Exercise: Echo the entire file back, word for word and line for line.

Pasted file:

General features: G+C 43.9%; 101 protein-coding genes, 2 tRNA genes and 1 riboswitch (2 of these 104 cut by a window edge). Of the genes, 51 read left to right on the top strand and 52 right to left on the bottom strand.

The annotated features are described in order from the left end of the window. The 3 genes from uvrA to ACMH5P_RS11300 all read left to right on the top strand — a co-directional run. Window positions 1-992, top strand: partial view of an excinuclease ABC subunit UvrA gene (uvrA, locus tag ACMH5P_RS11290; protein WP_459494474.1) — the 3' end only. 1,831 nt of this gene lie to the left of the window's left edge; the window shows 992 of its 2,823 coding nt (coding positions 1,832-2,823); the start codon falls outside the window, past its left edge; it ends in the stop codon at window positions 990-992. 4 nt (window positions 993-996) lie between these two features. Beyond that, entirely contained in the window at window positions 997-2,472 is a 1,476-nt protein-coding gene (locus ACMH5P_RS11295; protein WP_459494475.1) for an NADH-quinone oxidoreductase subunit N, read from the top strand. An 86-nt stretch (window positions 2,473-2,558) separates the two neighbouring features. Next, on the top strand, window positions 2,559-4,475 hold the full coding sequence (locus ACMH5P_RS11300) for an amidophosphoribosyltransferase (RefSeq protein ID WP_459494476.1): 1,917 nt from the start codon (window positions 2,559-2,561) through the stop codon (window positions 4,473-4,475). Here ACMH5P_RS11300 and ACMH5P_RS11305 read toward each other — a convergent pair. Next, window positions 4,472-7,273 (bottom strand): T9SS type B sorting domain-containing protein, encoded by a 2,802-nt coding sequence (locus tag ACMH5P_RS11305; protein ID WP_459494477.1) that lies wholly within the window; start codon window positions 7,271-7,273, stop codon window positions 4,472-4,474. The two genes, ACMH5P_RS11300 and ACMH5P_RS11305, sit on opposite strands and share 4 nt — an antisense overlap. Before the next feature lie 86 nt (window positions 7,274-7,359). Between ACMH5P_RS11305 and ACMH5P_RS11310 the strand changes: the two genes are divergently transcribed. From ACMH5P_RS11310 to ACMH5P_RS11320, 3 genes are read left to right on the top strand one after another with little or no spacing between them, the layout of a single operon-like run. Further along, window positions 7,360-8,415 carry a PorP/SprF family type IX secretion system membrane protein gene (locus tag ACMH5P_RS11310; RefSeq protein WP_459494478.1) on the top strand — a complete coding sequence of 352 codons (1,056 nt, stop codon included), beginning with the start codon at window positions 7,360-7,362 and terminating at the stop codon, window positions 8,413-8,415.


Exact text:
General features: G+C 43.9%; 101 protein-coding genes, 2 tRNA genes and 1 riboswitch (2 of these 104 cut by a window edge). Of the genes, 51 read left to right on the top strand and 52 right to left on the bottom strand.

The annotated features are described in order from the left end of the window. The 3 genes from uvrA to ACMH5P_RS11300 all read left to right on the top strand — a co-directional run. Window positions 1-992, top strand: partial view of an excinuclease ABC subunit UvrA gene (uvrA, locus tag ACMH5P_RS11290; protein WP_459494474.1) — the 3' end only. 1,831 nt of this gene lie to the left of the window's left edge; the window shows 992 of its 2,823 coding nt (coding positions 1,832-2,823); the start codon falls outside the window, past its left edge; it ends in the stop codon at window positions 990-992. 4 nt (window positions 993-996) lie between these two features. Beyond that, entirely contained in the window at window positions 997-2,472 is a 1,476-nt protein-coding gene (locus ACMH5P_RS11295; protein WP_459494475.1) for an NADH-quinone oxidoreductase subunit N, read from the top strand. An 86-nt stretch (window positions 2,473-2,558) separates the two neighbouring features. Next, on the top strand, window positions 2,559-4,475 hold the full coding sequence (locus ACMH5P_RS11300) for an amidophosphoribosyltransferase (RefSeq protein ID WP_459494476.1): 1,917 nt from the start codon (window positions 2,559-2,561) through the stop codon (window positions 4,473-4,475). Here ACMH5P_RS11300 and ACMH5P_RS11305 read toward each other — a convergent pair. Next, window positions 4,472-7,273 (bottom strand): T9SS type B sorting domain-containing protein, encoded by a 2,802-nt coding sequence (locus tag ACMH5P_RS11305; protein ID WP_459494477.1) that lies wholly within the window; start codon window positions 7,271-7,273, stop codon window positions 4,472-4,474. The two genes, ACMH5P_RS11300 and ACMH5P_RS11305, sit on opposite strands and share 4 nt — an antisense overlap. Before the next feature lie 86 nt (window positions 7,274-7,359). Between ACMH5P_RS11305 and ACMH5P_RS11310 the strand changes: the two genes are divergently transcribed. From ACMH5P_RS11310 to ACMH5P_RS11320, 3 genes are read left to right on the top strand one after another with little or no spacing between them, the layout of a single operon-like run. Further along, window positions 7,360-8,415 carry a PorP/SprF family type IX secretion system membrane protein gene (locus tag ACMH5P_RS11310; RefSeq protein WP_459494478.1) on the top strand — a complete coding sequence of 352 codons (1,056 nt, stop codon included), beginning with the start codon at window positions 7,360-7,362 and terminating at the stop codon, window positions 8,413-8,415.